Content Equals Audience: The Creator’s Equation

Content equals Audience: The Creator's Equation

First off, I am hoping everyone had a safe and great Labor Day. I want to write about something that has been on my mind for a few years now. Content equals audience. I coin this the creator’s equation. Every day as I scroll through Instagram, I start to notice trends of the pages that post regularly. Trends in trends. Trends- on how they post regularly and trends how they steadily pass other companies within the same industry. Their followers increase weekly as the other companies who do not post regularly stay stagnant.

I know about this issue because I have lived it. I started a dropshipping t-shirt company printing historical and military-inspired designs. By spending my nights designing and researching how to make designs on my Apple App Pixelmator. After a year, I gave up. I lost my drive to produce content. My sales dwindled and my morale with it.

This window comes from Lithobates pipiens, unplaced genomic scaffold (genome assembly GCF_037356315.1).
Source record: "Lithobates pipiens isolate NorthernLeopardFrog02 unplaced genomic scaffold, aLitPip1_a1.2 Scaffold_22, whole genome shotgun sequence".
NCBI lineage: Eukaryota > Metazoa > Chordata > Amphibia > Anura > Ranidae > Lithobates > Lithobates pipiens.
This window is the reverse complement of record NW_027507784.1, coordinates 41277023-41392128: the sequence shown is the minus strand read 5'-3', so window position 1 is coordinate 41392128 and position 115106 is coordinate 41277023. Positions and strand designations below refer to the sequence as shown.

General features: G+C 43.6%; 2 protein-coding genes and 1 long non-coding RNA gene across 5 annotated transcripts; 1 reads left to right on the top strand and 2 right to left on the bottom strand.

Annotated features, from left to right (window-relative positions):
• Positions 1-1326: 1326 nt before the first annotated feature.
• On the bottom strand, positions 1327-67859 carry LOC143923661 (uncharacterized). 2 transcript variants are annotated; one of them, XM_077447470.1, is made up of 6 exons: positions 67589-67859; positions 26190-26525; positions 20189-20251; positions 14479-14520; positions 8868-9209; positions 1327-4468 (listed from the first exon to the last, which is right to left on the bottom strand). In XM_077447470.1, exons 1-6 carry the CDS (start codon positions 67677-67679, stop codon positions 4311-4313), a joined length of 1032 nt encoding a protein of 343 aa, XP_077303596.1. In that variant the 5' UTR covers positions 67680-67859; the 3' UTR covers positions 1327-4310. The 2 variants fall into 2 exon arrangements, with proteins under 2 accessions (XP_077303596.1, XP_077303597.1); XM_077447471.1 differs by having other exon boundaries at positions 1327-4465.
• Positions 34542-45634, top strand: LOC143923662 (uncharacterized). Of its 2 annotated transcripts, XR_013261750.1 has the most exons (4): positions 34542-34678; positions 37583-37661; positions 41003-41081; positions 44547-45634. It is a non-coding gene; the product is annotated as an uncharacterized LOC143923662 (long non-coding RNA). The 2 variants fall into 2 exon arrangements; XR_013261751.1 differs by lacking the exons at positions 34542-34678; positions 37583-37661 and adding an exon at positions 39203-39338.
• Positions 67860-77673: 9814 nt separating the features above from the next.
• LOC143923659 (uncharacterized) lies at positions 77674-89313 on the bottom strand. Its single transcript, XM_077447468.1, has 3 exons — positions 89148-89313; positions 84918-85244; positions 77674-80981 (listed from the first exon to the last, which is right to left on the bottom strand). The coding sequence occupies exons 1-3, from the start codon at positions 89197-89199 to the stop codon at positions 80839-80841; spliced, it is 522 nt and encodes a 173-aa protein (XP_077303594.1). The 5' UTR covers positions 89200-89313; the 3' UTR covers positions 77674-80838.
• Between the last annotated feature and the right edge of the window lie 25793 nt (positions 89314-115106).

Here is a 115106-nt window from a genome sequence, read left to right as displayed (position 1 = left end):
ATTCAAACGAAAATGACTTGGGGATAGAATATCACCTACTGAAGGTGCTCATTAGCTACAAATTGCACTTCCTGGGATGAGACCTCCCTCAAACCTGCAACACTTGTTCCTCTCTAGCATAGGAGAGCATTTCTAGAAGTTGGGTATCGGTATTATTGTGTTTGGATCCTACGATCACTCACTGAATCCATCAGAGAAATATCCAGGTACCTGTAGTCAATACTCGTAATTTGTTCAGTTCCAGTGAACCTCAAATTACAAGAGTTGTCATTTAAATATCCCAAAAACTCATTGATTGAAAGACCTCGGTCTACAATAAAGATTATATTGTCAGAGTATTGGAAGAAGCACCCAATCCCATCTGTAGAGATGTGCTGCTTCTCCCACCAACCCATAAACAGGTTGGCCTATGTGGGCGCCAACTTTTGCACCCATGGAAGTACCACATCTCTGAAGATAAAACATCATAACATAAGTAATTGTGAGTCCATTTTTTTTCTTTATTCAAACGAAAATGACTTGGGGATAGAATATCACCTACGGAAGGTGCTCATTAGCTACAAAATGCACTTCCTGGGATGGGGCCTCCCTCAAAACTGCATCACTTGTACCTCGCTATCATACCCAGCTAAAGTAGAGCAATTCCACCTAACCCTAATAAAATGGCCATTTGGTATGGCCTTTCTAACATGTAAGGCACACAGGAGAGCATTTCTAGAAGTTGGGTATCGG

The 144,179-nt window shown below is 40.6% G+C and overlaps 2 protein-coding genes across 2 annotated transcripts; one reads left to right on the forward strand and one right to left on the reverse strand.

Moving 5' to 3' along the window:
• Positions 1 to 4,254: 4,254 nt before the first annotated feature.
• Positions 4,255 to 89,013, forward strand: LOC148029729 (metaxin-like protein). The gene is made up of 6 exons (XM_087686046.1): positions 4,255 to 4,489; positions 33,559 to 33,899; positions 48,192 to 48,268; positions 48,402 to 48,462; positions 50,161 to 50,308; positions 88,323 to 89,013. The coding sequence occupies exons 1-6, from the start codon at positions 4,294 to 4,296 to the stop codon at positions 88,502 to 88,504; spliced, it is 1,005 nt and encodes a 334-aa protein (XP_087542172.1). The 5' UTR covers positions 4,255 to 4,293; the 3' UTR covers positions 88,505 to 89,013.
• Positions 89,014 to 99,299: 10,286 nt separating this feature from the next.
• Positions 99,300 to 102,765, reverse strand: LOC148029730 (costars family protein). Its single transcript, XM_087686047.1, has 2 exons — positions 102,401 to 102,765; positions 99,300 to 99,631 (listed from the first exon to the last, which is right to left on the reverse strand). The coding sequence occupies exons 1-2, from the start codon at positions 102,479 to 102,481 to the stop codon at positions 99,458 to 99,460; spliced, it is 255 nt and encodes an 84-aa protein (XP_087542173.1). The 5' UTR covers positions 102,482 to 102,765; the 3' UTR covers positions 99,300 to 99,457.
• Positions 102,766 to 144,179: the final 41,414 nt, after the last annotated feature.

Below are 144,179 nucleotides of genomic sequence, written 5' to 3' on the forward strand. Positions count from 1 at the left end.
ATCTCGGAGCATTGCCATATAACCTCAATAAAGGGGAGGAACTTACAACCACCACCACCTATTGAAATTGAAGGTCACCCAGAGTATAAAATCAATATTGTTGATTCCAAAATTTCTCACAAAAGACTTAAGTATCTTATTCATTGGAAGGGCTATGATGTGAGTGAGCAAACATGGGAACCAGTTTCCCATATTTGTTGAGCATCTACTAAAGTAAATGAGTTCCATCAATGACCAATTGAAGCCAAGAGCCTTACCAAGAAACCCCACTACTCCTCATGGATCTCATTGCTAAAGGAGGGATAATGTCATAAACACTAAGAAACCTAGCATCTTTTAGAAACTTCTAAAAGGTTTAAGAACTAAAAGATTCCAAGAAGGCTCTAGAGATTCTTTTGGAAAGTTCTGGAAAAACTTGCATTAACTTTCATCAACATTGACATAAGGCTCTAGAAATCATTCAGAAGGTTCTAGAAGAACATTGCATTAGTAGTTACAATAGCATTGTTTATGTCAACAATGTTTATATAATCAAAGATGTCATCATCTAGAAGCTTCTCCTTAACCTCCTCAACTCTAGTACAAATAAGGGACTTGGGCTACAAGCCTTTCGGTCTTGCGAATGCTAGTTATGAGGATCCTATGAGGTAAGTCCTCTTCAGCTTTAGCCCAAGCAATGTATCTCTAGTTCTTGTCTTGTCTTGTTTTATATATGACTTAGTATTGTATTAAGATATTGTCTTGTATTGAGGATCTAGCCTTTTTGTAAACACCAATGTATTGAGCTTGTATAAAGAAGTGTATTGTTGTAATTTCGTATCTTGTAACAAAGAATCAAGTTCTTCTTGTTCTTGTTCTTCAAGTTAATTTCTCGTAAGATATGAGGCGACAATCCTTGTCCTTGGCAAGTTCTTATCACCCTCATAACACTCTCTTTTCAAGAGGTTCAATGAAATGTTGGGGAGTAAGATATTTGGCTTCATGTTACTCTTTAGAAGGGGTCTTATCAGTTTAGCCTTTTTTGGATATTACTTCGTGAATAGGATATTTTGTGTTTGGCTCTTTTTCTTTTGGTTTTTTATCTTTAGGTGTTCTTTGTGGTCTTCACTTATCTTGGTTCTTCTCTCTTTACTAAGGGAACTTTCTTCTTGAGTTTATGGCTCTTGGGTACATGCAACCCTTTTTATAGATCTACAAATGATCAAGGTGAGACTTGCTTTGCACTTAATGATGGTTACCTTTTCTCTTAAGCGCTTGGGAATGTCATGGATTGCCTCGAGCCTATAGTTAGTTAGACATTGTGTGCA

Consistency in the Content

Consistency is the key to all. By producing content, it keeps your audience engaged and intrigued. It also helps broaden your market. Imagine this, you follow a company on Instagram. They have three designs of shoes. You like one of them at most. They steadily post pictures of the three designs of shoes and BOOM one day, you like the different look they posted with one the shoes you didn’t really care for. Now you consider buying a pair. The kicker gets better- more products come out and BOOM you have hooked again, possibly making you a second-time buyer.

Here is my version of the creator’s equation.

Content + Service/Product = Audience

By following the equation used by small start-ups, you and I can both shoot up in the ranks. I have seen this myself with this blog as I have made it a goal to post 1-2 times a week. Since starting this trend, I have seen my audience and the following increase. More on this topic later.

If you want to increase your audience, try using this equation. Post more content. When it comes to being an entrepreneur, it can be hard work. By creating more and more content, being vulnerable and authentic to your audience, it will help increase your audience. I am not saying you’ll convert every viewer, but a percentage is more than enough.